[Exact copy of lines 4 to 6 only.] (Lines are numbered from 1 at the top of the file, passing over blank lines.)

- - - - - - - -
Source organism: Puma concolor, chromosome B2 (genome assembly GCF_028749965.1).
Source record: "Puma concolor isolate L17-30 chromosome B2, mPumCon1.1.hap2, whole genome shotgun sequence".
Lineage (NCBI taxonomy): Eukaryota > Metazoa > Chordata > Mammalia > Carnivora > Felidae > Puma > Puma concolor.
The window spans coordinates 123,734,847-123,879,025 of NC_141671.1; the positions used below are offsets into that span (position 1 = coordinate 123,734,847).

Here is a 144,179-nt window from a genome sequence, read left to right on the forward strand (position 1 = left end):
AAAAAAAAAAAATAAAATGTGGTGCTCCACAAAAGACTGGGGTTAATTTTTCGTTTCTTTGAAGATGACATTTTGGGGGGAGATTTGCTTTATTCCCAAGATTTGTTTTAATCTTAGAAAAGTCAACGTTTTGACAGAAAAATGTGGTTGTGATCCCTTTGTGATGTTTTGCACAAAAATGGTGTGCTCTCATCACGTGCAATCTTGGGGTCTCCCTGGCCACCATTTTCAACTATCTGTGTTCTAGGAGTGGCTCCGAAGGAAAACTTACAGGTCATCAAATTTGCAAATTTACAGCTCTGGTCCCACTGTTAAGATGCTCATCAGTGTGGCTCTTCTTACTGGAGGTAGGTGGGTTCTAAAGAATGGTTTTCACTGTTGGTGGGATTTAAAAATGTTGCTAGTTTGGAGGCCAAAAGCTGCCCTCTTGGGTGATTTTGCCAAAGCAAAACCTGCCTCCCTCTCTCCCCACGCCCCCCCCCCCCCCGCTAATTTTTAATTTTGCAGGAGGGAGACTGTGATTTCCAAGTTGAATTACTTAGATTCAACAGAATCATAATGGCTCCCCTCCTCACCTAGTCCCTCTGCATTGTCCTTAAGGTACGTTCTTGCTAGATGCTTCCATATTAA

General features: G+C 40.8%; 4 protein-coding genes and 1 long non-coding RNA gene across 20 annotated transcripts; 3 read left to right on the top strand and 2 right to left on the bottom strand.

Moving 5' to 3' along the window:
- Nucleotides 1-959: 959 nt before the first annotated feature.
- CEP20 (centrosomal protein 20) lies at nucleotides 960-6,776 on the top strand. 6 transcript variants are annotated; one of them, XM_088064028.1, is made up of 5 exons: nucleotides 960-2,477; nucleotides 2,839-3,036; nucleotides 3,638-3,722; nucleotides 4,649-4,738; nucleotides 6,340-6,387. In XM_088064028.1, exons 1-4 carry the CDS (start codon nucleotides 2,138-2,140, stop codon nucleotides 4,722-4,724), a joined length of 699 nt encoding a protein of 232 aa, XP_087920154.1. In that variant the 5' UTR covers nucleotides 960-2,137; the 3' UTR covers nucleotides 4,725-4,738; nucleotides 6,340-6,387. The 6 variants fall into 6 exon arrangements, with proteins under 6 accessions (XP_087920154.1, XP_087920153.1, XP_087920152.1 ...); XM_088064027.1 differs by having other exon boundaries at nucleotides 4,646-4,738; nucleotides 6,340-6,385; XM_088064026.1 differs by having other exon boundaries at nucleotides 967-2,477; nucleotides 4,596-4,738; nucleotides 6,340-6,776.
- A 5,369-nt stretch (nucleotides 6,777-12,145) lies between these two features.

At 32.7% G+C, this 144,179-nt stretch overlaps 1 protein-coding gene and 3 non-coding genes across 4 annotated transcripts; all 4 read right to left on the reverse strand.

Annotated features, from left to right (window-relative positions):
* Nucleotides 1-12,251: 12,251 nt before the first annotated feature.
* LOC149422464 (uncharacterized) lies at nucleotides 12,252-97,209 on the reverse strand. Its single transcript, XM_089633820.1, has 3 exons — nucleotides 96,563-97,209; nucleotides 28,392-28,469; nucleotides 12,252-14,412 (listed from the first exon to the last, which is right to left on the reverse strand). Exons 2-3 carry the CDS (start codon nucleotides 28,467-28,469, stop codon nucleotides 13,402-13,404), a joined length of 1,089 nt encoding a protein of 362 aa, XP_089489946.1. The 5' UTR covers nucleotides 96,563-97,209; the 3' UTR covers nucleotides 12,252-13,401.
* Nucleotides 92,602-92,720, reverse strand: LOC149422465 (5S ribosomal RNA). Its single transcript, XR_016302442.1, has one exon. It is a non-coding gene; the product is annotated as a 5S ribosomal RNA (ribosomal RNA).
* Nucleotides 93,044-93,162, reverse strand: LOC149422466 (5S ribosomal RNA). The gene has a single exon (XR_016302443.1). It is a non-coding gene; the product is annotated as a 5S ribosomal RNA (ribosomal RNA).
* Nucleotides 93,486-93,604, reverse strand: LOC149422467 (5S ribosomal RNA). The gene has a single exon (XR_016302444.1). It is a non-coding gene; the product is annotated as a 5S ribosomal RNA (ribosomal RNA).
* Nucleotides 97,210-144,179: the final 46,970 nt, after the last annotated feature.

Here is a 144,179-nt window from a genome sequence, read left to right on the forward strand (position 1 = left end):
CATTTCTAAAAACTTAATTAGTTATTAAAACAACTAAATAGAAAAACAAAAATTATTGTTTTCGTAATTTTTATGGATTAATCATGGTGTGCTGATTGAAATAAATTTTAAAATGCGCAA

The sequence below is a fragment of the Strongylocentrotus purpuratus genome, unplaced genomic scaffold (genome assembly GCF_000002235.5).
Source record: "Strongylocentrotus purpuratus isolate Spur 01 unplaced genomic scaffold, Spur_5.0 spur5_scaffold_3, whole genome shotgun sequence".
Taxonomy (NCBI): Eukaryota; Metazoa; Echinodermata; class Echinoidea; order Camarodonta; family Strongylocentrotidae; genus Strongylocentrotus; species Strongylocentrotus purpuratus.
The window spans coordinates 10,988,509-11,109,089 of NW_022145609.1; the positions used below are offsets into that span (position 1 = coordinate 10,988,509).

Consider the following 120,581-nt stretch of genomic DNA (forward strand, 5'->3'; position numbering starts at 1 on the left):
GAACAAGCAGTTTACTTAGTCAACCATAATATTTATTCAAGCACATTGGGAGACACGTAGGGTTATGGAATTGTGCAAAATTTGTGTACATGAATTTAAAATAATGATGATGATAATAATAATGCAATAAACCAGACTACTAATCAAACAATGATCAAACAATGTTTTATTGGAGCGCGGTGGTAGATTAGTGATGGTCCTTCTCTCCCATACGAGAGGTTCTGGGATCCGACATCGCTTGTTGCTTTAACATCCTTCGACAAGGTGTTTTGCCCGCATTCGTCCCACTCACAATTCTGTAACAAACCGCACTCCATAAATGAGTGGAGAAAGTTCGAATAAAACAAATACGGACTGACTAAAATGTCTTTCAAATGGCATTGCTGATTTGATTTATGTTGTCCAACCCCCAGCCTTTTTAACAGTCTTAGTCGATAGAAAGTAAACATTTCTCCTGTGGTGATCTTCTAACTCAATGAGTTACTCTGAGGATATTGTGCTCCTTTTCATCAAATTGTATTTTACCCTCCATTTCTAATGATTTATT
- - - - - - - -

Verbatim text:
The window spans coordinates 123,734,847-123,879,025 of NC_141671.1; the positions used below are offsets into that span (position 1 = coordinate 123,734,847).

Here is a 144,179-nt window from a genome sequence, read left to right on the forward strand (position 1 = left end):
AAAAAAAAAAAATAAAATGTGGTGCTCCACAAAAGACTGGGGTTAATTTTTCGTTTCTTTGAAGATGACATTTTGGGGGGAGATTTGCTTTATTCCCAAGATTTGTTTTAATCTTAGAAAAGTCAACGTTTTGACAGAAAAATGTGGTTGTGATCCCTTTGTGATGTTTTGCACAAAAATGGTGTGCTCTCATCACGTGCAATCTTGGGGTCTCCCTGGCCACCATTTTCAACTATCTGTGTTCTAGGAGTGGCTCCGAAGGAAAACTTACAGGTCATCAAATTTGCAAATTTACAGCTCTGGTCCCACTGTTAAGATGCTCATCAGTGTGGCTCTTCTTACTGGAGGTAGGTGGGTTCTAAAGAATGGTTTTCACTGTTGGTGGGATTTAAAAATGTTGCTAGTTTGGAGGCCAAAAGCTGCCCTCTTGGGTGATTTTGCCAAAGCAAAACCTGCCTCCCTCTCTCCCCACGCCCCCCCCCCCCCCGCTAATTTTTAATTTTGCAGGAGGGAGACTGTGATTTCCAAGTTGAATTACTTAGATTCAACAGAATCATAATGGCTCCCCTCCTCACCTAGTCCCTCTGCATTGTCCTTAAGGTACGTTCTTGCTAGATGCTTCCATATTAA